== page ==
Udluftning KAN give skimmelsvamp – men… - Åbn

Venting CAN cause mold – but…

Advice about ventilation in the workplace and the classroom says: "It is important to ventilate to minimize the risk of getting mould" - but is that the only truth?

It is important to ventilate, even if it is cold outside. In winter, there is a greater risk of moisture damage if you do not ventilate. That's true, but there's more to the story.

Correct ventilation in the workplace, the classroom is essential - and here we are not just talking about making drafts.

The recommendations are: Air out more than 2-3 times a day with drafts for 5-10 minutes, i.e. with at least two opposite openings - then it won't increase the heating bill either.

Why does the draft not go beyond the heating bill?

When drafts are created, the air is replaced and in winter it is colder air. The short interval means that only the air is cooled – not the walls or the interior. If you only open a window in a pinch or have drafts for too long - you cool the walls and the interior down! There it goes beyond the heating bill, because extra energy must be used to heat up the walls and the interior again.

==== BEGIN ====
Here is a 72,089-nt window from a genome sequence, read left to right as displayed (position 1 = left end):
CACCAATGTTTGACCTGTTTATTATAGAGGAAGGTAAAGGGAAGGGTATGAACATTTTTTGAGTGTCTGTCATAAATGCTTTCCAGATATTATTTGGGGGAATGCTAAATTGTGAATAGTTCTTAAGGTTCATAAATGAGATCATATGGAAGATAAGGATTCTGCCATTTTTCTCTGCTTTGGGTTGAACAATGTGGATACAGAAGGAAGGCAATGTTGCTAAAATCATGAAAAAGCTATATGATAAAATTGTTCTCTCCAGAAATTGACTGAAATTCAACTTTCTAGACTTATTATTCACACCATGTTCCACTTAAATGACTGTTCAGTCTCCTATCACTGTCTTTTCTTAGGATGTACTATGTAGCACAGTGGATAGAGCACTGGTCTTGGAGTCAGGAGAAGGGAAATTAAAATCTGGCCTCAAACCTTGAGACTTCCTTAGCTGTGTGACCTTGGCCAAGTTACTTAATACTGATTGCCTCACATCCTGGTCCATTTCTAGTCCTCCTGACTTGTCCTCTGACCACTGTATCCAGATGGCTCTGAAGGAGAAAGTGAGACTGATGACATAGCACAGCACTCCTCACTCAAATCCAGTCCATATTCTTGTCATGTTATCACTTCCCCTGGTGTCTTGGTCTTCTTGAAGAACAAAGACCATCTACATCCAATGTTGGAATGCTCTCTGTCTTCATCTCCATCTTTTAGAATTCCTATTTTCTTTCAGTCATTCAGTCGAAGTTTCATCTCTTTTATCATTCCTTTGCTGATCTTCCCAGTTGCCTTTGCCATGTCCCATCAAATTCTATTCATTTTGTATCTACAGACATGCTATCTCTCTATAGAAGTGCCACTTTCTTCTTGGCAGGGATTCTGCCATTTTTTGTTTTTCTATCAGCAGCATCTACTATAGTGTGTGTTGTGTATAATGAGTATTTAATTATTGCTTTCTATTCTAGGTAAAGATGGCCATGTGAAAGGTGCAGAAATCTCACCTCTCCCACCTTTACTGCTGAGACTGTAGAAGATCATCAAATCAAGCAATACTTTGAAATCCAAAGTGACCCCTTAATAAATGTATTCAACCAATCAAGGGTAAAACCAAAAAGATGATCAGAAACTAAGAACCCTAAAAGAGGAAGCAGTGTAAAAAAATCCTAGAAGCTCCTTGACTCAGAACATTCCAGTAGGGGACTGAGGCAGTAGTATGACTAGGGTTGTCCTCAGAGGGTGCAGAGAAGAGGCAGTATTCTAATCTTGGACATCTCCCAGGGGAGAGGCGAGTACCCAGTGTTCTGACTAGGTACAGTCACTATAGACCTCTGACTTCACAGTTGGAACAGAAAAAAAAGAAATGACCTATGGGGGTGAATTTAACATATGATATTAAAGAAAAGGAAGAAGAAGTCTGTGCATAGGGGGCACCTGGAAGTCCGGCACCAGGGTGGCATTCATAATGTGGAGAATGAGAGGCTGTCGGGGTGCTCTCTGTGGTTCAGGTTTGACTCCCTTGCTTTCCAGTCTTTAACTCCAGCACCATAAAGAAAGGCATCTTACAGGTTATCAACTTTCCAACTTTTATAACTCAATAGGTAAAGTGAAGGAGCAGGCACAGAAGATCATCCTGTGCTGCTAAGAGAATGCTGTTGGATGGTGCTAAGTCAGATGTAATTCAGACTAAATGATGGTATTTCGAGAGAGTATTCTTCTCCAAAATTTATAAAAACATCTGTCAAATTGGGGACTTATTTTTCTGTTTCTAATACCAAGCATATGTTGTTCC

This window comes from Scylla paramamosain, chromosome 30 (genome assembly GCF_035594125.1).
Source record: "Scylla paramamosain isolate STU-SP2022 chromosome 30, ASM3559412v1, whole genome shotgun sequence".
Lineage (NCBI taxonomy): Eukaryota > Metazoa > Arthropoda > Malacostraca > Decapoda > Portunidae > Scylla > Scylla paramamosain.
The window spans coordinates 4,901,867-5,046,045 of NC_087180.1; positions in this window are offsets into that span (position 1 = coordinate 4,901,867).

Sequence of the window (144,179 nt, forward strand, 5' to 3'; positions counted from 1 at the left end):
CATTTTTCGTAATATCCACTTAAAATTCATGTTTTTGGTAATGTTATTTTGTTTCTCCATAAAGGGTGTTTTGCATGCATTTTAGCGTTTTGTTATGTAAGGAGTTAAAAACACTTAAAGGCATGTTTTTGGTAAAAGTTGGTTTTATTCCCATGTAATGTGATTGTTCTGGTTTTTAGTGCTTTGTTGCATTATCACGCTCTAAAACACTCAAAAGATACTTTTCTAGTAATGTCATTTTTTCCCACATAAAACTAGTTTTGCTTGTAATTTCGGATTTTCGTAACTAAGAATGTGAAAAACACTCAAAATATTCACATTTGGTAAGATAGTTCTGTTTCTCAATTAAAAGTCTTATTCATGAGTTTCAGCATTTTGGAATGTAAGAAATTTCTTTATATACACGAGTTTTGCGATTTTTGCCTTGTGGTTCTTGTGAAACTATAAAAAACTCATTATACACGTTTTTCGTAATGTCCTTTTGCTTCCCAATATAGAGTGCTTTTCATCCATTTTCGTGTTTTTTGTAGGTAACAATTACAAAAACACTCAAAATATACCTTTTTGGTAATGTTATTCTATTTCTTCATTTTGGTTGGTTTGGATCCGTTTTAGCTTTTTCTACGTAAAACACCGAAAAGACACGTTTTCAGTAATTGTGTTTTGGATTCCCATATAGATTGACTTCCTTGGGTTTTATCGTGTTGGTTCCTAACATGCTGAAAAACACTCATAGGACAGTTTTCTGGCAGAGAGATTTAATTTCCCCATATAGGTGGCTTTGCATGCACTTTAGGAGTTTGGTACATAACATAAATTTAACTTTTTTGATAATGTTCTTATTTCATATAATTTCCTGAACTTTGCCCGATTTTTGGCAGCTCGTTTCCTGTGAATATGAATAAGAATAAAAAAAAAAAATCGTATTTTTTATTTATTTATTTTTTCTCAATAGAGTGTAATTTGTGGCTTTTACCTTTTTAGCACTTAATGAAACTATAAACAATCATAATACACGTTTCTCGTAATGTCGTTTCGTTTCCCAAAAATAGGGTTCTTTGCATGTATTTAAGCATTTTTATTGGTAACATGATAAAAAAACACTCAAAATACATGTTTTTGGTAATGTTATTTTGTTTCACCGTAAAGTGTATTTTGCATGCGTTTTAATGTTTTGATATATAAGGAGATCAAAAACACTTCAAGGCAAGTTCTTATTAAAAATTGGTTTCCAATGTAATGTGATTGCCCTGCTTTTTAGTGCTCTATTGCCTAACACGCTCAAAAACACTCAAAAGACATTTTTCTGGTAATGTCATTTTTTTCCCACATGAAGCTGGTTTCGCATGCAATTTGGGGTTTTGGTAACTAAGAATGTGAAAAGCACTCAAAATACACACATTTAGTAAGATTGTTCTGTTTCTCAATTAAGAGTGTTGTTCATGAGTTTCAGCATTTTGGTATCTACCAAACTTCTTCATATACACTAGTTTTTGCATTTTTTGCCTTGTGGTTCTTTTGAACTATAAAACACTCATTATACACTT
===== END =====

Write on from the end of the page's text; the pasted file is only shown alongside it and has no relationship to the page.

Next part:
But the wrong way to ventilate not only affects the heating bill - it also increases the risk of mould!

When can ventilation cause a risk of mould?

In winter, there is a big contrast between the temperature of the outdoor air and the indoor air. If you ventilate incorrectly – i.e. have drafts for too long or have the window closed, condensation forms, which increases the risk of getting mould.

Therefore, we can conclude that you must remember to ventilate with drafts in order not to get mold - but you must also remember to close the window in time.

Our experience at ÅBN is that, firstly, it is difficult to know when it is time to air out, and secondly to know when sufficient air has been aired out.

Fortunately, we have created a solution for that, which we call " THE CLOUD ". SKYEN is an intuitive plug-and-play solution that measures the indoor climate and lights up blue when the indoor climate is good, and changes to red when the indoor climate is bad.

Curious about more knowledge about indoor climate?

Would you like to read more about how to properly ventilate the office? Then you can read our blog post about ventilation in the office here.

How do you handle sitting in a listed building without ventilation - and at the same time maintain a good indoor climate? This is a situation that we were in, and you can read how we dealt with it right here: the indoor climate of an office in a listed building.

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